Genetic variation relevant for the conservation of the narrow endemic Senecio carbonensis (Asteraceae) from the southern Andes
FERNÁNDEZ, MARTINA; EZCURRA, CECILIA; MARIA PAULA QUIROGA; PREMOLI, ANDREA
PLANT SPECIES BIOLOGY
WILEY-BLACKWELL PUBLISHING, INC
Año: 2011 vol. 26 p. 145 - 157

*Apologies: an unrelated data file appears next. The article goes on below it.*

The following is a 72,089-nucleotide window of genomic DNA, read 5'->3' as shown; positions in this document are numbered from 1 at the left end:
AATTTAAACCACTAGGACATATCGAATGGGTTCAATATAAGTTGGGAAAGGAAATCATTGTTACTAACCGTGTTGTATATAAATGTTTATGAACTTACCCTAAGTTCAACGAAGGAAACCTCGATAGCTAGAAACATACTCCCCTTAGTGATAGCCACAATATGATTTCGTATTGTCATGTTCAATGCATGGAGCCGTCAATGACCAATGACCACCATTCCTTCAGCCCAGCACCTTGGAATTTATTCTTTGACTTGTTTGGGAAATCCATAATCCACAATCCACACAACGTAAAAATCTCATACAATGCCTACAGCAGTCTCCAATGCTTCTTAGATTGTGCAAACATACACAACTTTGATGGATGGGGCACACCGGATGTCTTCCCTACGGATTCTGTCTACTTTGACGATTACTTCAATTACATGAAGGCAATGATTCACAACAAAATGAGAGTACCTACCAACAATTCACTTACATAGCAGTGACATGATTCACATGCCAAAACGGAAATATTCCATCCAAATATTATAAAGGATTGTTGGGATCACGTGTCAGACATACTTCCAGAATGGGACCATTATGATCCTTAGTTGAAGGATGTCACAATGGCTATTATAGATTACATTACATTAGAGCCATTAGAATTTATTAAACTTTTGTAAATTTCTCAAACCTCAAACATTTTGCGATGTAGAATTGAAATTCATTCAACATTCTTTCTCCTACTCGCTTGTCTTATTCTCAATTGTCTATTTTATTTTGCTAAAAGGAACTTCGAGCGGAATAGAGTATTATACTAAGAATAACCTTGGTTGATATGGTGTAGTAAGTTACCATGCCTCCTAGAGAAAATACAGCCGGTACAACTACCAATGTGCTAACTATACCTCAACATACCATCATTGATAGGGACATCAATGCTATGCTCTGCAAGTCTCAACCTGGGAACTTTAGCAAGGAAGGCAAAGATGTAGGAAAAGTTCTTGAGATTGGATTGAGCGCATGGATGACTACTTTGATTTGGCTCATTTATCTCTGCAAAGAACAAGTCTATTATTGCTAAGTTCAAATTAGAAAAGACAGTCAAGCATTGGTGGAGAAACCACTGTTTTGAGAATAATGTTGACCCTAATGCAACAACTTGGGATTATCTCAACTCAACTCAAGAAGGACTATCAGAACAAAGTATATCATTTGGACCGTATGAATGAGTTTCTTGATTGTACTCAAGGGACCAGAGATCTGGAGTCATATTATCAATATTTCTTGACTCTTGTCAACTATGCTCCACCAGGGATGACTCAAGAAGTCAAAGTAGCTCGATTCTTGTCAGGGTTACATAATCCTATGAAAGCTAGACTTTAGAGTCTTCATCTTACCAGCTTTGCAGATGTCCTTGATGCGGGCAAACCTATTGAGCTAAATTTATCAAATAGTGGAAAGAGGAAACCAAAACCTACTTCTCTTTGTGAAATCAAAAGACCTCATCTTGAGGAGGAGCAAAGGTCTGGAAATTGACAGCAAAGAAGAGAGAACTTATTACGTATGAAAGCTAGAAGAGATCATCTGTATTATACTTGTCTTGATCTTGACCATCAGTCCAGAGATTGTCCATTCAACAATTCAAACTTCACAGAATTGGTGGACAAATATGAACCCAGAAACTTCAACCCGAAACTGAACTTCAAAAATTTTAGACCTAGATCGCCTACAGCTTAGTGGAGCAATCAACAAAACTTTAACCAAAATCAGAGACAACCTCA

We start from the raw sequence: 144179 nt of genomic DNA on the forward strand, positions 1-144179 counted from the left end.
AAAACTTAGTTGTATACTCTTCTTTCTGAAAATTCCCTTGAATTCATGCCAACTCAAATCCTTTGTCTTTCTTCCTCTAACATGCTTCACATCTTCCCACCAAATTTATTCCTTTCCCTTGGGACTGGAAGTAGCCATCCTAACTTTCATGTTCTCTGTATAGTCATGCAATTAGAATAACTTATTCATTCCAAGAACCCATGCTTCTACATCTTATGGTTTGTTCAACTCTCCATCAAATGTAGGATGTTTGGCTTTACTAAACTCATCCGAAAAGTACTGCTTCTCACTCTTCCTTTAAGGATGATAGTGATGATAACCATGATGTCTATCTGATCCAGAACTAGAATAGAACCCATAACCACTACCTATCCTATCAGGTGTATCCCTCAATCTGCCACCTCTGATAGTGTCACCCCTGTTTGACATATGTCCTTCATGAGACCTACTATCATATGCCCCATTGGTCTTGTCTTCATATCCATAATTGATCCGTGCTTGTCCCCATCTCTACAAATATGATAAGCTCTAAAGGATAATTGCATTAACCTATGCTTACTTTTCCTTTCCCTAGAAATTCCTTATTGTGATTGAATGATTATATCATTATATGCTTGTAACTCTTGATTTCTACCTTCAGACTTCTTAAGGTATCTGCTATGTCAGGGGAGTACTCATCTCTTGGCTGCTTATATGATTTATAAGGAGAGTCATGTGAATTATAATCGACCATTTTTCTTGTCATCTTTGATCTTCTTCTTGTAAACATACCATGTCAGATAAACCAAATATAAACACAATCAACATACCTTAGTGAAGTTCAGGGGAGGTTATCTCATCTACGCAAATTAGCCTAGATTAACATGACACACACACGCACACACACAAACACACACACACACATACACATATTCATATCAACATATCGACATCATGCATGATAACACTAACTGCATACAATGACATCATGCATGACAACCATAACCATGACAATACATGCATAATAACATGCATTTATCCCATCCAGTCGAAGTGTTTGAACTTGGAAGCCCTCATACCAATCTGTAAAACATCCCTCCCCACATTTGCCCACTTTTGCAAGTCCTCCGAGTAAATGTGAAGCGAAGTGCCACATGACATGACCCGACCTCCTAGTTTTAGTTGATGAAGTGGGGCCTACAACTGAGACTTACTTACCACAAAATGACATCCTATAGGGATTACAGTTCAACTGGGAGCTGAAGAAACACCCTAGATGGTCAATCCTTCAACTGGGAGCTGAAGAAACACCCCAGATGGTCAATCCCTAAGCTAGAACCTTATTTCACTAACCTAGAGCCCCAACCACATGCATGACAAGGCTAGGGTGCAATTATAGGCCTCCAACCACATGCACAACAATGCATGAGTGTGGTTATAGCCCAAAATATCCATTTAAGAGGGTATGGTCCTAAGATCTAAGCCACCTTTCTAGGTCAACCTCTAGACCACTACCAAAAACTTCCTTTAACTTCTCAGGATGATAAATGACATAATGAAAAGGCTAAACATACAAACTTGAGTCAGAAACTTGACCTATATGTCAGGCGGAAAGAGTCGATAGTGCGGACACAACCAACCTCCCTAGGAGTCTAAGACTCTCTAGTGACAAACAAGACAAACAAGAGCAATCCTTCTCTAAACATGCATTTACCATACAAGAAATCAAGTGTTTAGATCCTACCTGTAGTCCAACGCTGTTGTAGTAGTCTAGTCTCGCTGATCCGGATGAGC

We studied morphological variation, reproductive biology and genetic structure of Senecio carbonensis, a narrow endemic from high elevations of the southern Andes, and compared it to Senecio peteroanus, a closely related widespread congeneric species. Using ANOVAs and discriminant analysis we showed that populations of S. carbonensis were more similar to each other in their morphology, had comparatively limited reproductive capacity and presented lower plant density and more reduced plant cover than populations of S. peteroanus. Similar high genetic variation was found at the population and species level in both species, based on isozyme variation at 14 and 11 putative gene loci that were resolved in S. carbonensis and S. peteroanus, respectively. The two species were genetically distinct. However, the small genetic distance between populations of each species suggests that either they were recently founded and that genetic drift did not have time to promote divergence, or that its effects are masked by significant current gene flow. These results show that ecological and reproductive characteristics of S. carbonensis may limit its extension and abundance. In contrast, high genetic variation at the population level is probably favored by self-incompatibility. Despite the restricted geographicaldistribution and low plant density of S. carbonensis populations, genetic characteristics do not seem to be limiting their long-term persistence. This information suggests that populations of S. carbonensis are not at risk of extinction as a result of genetic factors, although it is important to study and monitor population dynamics to further assess the degree of recruitment through time.